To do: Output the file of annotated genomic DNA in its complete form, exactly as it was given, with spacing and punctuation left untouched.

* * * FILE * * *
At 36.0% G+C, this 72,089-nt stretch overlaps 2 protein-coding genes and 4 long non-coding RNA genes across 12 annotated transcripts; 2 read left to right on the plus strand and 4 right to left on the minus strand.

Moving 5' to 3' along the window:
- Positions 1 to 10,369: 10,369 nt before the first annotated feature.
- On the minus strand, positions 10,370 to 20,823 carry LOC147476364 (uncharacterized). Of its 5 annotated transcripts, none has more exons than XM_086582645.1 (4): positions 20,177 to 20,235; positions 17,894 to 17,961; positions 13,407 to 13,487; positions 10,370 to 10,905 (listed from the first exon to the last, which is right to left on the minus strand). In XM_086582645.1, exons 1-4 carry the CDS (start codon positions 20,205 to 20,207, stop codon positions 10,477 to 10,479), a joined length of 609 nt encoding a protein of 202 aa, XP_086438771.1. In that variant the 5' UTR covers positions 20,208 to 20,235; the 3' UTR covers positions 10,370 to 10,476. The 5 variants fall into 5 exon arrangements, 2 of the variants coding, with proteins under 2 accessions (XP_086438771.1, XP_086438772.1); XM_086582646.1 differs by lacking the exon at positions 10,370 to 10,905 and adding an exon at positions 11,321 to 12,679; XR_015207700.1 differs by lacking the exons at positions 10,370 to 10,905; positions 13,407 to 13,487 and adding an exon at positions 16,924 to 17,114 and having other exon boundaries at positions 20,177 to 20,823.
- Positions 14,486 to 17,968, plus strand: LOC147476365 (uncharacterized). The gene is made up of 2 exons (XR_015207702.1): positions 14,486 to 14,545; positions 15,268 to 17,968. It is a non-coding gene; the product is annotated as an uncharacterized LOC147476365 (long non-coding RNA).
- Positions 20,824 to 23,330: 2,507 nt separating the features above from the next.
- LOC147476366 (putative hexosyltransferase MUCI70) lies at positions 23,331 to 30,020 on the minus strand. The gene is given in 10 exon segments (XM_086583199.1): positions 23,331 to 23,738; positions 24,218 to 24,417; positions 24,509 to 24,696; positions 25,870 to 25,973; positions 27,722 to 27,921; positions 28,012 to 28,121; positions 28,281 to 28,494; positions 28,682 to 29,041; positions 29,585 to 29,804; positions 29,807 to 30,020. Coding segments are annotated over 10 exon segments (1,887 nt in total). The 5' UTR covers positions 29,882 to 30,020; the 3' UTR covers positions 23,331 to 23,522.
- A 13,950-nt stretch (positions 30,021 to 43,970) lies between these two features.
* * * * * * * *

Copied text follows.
At 36.0% G+C, this 72,089-nt stretch overlaps 2 protein-coding genes and 4 long non-coding RNA genes across 12 annotated transcripts; 2 read left to right on the plus strand and 4 right to left on the minus strand.

Moving 5' to 3' along the window:
- Positions 1 to 10,369: 10,369 nt before the first annotated feature.
- On the minus strand, positions 10,370 to 20,823 carry LOC147476364 (uncharacterized). Of its 5 annotated transcripts, none has more exons than XM_086582645.1 (4): positions 20,177 to 20,235; positions 17,894 to 17,961; positions 13,407 to 13,487; positions 10,370 to 10,905 (listed from the first exon to the last, which is right to left on the minus strand). In XM_086582645.1, exons 1-4 carry the CDS (start codon positions 20,205 to 20,207, stop codon positions 10,477 to 10,479), a joined length of 609 nt encoding a protein of 202 aa, XP_086438771.1. In that variant the 5' UTR covers positions 20,208 to 20,235; the 3' UTR covers positions 10,370 to 10,476. The 5 variants fall into 5 exon arrangements, 2 of the variants coding, with proteins under 2 accessions (XP_086438771.1, XP_086438772.1); XM_086582646.1 differs by lacking the exon at positions 10,370 to 10,905 and adding an exon at positions 11,321 to 12,679; XR_015207700.1 differs by lacking the exons at positions 10,370 to 10,905; positions 13,407 to 13,487 and adding an exon at positions 16,924 to 17,114 and having other exon boundaries at positions 20,177 to 20,823.
- Positions 14,486 to 17,968, plus strand: LOC147476365 (uncharacterized). The gene is made up of 2 exons (XR_015207702.1): positions 14,486 to 14,545; positions 15,268 to 17,968. It is a non-coding gene; the product is annotated as an uncharacterized LOC147476365 (long non-coding RNA).
- Positions 20,824 to 23,330: 2,507 nt separating the features above from the next.
- LOC147476366 (putative hexosyltransferase MUCI70) lies at positions 23,331 to 30,020 on the minus strand. The gene is given in 10 exon segments (XM_086583199.1): positions 23,331 to 23,738; positions 24,218 to 24,417; positions 24,509 to 24,696; positions 25,870 to 25,973; positions 27,722 to 27,921; positions 28,012 to 28,121; positions 28,281 to 28,494; positions 28,682 to 29,041; positions 29,585 to 29,804; positions 29,807 to 30,020. Coding segments are annotated over 10 exon segments (1,887 nt in total). The 5' UTR covers positions 29,882 to 30,020; the 3' UTR covers positions 23,331 to 23,522.
- A 13,950-nt stretch (positions 30,021 to 43,970) lies between these two features.